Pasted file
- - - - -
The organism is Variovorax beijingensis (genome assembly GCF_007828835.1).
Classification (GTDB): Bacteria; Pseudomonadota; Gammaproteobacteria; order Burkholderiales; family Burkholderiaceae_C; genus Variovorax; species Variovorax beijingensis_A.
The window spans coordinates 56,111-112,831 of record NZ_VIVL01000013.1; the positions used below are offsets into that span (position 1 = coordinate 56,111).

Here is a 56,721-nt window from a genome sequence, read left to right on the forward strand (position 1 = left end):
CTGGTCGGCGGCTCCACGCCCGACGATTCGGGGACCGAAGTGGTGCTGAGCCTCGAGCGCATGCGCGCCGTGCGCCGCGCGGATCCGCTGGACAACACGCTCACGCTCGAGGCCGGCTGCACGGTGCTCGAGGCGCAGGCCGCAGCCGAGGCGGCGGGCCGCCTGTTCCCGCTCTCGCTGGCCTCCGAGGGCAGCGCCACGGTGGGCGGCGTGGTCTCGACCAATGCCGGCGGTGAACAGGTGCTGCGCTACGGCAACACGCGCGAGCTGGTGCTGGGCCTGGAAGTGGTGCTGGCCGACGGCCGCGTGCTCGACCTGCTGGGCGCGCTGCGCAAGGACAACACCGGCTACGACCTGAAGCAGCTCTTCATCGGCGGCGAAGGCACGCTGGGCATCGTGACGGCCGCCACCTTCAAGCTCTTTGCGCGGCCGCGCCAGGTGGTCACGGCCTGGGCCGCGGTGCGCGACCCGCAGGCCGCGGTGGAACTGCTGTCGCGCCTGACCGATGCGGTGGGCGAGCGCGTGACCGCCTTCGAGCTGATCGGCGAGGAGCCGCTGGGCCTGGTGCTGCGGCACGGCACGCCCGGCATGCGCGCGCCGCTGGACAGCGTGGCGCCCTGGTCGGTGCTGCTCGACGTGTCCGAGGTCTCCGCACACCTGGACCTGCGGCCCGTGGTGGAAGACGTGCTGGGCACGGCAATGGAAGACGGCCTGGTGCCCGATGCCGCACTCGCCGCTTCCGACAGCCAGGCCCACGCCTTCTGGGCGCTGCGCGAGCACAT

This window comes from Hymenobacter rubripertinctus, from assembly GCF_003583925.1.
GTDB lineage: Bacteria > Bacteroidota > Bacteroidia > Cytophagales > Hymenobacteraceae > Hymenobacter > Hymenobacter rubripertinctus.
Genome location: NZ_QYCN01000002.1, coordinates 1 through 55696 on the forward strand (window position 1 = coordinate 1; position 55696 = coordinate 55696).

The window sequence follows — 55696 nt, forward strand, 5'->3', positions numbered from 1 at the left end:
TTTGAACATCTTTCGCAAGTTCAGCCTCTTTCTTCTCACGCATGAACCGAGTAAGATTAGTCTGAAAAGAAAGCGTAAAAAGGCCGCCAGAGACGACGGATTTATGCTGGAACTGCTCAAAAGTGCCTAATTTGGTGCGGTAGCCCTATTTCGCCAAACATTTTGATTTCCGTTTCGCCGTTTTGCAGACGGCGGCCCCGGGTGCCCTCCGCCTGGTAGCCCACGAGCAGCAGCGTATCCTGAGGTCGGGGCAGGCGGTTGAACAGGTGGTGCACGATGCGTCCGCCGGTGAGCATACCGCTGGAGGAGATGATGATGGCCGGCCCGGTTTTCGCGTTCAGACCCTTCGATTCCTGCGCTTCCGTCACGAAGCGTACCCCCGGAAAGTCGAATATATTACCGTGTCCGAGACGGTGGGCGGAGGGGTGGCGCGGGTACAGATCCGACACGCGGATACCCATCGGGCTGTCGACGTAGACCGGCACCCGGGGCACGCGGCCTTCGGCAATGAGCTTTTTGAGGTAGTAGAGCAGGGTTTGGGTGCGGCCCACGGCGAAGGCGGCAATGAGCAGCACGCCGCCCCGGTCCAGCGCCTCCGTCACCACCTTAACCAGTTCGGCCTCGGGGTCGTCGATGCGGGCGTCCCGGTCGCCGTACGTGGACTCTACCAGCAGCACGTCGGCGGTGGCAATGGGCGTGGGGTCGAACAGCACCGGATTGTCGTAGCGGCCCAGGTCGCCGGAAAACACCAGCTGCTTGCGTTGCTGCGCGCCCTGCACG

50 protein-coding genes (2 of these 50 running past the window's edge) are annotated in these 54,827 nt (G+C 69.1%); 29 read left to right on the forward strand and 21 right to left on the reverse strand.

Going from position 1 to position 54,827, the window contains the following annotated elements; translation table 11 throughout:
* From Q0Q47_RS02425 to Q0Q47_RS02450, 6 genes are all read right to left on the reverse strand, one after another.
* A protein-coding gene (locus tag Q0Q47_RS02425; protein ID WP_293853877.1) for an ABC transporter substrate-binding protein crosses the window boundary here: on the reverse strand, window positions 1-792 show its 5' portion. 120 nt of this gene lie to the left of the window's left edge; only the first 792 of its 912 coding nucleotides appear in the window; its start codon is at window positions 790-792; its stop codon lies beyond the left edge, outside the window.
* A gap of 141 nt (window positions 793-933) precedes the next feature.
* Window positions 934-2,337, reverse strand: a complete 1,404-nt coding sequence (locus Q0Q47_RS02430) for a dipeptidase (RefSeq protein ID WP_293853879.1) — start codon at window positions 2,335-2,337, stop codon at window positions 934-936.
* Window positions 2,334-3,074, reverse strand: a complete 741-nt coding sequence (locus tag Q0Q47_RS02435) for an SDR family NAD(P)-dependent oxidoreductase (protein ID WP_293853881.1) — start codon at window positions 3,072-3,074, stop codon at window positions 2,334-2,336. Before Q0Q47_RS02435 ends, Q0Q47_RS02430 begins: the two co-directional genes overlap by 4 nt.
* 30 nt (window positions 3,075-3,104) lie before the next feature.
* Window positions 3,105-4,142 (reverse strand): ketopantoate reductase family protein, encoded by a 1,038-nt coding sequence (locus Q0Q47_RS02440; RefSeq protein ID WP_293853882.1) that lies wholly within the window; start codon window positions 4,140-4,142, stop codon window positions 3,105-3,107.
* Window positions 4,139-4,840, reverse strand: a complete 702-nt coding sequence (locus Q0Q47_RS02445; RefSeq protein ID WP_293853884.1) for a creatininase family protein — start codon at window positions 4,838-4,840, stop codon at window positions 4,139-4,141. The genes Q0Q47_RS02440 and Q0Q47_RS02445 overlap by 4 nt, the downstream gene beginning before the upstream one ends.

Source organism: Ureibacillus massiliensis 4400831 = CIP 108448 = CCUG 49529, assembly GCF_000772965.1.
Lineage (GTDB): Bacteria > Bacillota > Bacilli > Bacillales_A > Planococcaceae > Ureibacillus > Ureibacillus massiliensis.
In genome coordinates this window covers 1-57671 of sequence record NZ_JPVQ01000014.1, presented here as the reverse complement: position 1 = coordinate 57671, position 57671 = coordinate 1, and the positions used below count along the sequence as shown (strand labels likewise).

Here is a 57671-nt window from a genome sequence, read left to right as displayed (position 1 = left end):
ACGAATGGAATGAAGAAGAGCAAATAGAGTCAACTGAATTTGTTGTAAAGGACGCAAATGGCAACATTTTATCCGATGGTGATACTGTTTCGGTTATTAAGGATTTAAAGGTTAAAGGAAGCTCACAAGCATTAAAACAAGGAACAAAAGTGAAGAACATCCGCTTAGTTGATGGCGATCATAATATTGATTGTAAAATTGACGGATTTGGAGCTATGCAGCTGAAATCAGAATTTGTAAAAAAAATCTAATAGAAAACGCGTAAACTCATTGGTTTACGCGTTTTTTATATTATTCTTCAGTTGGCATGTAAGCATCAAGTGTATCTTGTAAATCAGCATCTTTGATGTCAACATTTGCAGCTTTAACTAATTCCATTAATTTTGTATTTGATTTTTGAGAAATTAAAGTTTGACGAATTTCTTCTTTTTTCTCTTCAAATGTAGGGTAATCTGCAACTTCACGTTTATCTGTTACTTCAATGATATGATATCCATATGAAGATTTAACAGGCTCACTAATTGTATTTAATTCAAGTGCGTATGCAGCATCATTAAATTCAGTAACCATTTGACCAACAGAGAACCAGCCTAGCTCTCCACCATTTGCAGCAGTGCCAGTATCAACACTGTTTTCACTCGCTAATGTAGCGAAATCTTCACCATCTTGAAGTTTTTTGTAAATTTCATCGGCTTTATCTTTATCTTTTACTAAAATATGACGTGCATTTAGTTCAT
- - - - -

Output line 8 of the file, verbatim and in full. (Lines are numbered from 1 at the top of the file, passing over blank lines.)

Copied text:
Genome location: NZ_QYCN01000002.1, coordinates 1 through 55696 on the forward strand (window position 1 = coordinate 1; position 55696 = coordinate 55696).